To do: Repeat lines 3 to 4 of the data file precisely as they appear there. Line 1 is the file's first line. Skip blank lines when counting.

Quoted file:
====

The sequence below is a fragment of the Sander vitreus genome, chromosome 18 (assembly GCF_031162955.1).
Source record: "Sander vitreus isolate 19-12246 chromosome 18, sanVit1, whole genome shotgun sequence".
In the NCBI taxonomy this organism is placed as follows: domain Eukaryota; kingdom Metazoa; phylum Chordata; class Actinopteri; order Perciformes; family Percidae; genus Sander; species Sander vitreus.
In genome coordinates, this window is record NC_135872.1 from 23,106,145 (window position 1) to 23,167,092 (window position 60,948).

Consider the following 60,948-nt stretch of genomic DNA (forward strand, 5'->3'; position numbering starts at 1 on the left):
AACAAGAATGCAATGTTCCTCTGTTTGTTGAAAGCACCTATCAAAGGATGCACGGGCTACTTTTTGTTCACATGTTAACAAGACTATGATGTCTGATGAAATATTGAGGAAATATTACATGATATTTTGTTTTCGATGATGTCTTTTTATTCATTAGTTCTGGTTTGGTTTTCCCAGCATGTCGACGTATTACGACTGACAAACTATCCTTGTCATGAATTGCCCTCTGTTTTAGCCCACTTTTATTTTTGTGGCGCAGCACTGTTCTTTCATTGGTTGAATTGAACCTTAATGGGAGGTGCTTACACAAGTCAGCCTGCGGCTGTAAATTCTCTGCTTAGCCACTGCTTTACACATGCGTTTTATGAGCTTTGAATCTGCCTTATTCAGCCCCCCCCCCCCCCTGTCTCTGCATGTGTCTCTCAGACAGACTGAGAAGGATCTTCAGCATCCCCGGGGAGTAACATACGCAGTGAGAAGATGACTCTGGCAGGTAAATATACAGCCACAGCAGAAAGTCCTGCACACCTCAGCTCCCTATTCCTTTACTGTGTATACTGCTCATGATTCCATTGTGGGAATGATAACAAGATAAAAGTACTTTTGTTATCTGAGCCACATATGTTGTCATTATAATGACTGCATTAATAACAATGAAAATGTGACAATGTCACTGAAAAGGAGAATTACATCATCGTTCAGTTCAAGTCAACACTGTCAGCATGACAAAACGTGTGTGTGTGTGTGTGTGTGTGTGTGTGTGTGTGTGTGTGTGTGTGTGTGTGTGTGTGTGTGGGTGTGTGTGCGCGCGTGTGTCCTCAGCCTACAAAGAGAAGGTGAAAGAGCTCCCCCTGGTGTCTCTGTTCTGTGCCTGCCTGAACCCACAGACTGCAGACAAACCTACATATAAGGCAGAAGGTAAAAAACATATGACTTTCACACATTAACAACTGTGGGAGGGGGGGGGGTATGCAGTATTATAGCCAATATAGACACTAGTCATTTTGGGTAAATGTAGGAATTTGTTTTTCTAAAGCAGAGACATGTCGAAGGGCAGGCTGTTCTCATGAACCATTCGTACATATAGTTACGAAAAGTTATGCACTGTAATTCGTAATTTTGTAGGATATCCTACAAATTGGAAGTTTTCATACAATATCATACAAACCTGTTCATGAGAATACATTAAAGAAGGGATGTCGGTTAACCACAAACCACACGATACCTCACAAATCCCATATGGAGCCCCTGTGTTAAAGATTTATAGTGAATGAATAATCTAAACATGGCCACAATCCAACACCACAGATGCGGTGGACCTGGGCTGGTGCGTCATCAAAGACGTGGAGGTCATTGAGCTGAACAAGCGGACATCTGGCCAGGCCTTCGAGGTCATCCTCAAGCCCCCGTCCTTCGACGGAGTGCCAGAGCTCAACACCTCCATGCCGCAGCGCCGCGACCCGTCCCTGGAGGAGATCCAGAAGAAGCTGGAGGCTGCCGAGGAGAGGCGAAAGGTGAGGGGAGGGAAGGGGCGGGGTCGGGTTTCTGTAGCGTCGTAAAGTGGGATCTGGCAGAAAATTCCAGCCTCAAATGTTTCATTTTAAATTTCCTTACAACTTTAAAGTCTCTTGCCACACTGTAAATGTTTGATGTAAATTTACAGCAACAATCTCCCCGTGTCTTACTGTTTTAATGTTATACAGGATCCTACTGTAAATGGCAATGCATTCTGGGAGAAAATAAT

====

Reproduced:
In the NCBI taxonomy this organism is placed as follows: domain Eukaryota; kingdom Metazoa; phylum Chordata; class Actinopteri; order Perciformes; family Percidae; genus Sander; species Sander vitreus.
In genome coordinates, this window is record NC_135872.1 from 23,106,145 (window position 1) to 23,167,092 (window position 60,948).